By COLIN STAUB
Airlines have faced growing criticism for a surge in flight delays and cancellations, and failure to refund customers. Over the summer, the U.S. Department of Transportation (DOT) reported airline-related consumer complaints were up 320% over pre-pandemic levels, and most of those were about cancellations, delays or refunds. In February 2020, just before the pandemic, U.S. airlines canceled 6,095 flights, 1%. In February 2022, there were 23,421 canceled flights, 4.5%, according to DOT figures.
Consumers also reported airlines were delaying or refusing to pay refunds, instead offering vouchers for future flights and similar deals in lieu of payment. DOT, facing criticism for allowing these practices despite having rules that require refunds for canceled flights, announced in August that it will consider strengthening regulations in response to the spike. The agency also recently issued fines to six airlines for refund violations, and announced enforcement actions refunding a total of $600 million to American consumers. Frontier Airlines, the only U.S. carrier to be fined, returned $222 million to customers and faced a $2.2 million penalty.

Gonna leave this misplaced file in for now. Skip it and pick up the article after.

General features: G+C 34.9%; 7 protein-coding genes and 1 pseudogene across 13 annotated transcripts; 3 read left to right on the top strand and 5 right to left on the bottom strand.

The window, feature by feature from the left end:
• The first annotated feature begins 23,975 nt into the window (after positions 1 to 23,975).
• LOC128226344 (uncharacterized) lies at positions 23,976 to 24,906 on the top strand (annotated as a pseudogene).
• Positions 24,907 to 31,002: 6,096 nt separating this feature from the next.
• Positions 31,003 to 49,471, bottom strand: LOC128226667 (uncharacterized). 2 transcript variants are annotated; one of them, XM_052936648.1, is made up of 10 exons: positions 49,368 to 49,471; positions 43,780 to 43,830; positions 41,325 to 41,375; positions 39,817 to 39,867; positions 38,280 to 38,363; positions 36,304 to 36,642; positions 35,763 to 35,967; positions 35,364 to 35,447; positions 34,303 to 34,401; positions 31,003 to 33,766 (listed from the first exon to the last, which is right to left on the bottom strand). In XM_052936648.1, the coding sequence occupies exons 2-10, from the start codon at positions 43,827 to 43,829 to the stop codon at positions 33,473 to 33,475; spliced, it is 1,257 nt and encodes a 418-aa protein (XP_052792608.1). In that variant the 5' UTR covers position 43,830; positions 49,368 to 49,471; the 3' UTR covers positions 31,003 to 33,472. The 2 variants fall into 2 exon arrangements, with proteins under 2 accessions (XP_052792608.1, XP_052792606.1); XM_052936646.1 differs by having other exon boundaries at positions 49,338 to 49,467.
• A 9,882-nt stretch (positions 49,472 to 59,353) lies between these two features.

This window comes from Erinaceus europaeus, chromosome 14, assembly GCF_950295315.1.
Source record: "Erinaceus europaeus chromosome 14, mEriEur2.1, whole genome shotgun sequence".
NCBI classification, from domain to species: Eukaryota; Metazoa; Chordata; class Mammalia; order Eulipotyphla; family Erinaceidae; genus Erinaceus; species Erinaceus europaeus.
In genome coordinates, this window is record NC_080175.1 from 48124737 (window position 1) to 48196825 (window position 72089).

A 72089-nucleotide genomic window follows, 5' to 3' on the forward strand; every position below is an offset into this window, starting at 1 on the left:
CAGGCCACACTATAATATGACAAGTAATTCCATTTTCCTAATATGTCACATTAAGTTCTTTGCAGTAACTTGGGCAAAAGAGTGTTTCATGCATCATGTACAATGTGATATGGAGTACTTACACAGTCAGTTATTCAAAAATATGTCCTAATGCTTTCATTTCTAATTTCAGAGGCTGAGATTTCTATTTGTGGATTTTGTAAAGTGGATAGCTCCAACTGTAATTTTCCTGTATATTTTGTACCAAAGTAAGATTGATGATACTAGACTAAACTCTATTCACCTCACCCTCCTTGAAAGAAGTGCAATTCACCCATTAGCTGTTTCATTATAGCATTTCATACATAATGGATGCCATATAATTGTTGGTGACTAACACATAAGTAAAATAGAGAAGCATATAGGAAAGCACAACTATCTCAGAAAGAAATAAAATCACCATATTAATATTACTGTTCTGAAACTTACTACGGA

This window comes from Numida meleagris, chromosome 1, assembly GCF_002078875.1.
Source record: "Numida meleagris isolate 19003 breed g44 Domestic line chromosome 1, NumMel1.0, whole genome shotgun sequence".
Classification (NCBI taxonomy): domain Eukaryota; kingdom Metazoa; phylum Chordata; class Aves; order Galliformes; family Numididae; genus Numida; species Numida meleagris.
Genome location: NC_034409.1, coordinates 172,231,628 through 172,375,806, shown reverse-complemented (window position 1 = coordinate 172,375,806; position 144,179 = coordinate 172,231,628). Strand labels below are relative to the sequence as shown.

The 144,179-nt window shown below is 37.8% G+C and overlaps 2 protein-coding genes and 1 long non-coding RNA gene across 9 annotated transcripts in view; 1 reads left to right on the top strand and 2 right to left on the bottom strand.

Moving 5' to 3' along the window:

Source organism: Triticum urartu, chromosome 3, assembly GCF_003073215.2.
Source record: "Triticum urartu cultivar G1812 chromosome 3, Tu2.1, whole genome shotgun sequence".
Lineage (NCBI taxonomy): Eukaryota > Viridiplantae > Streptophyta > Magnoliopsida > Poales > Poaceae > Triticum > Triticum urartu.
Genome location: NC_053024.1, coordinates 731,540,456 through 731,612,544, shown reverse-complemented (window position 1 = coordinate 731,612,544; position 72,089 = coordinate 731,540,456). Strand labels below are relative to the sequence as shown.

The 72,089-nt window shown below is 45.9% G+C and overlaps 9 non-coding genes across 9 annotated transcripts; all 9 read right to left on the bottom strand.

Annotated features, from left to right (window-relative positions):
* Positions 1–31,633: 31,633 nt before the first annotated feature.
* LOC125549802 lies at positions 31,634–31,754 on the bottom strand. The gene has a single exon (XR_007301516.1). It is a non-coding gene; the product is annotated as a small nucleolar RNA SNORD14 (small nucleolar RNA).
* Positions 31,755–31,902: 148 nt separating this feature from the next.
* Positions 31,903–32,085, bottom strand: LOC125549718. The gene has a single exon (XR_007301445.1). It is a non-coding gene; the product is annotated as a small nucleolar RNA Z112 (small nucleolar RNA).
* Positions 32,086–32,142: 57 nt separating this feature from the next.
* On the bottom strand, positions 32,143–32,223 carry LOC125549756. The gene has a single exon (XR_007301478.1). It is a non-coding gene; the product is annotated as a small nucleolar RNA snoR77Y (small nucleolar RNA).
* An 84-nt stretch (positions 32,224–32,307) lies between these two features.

So why are airlines canceling flights in the first place? The airlines largely blame a shortage of pilots. But the Air Line Pilots Association (ALPA) casts aside that claim, instead chastising major airlines for mismanaging the $63 billion they received in pandemic relief funds.
“Federal aid was granted to keep workers on the payroll so that airlines would be ready for the increased travel demand the industry is experiencing today,” ALPA wrote in the May issue of its monthly magazine. “Instead, they pushed out thousands of pilots and ineffectively managed training resources for current employees.”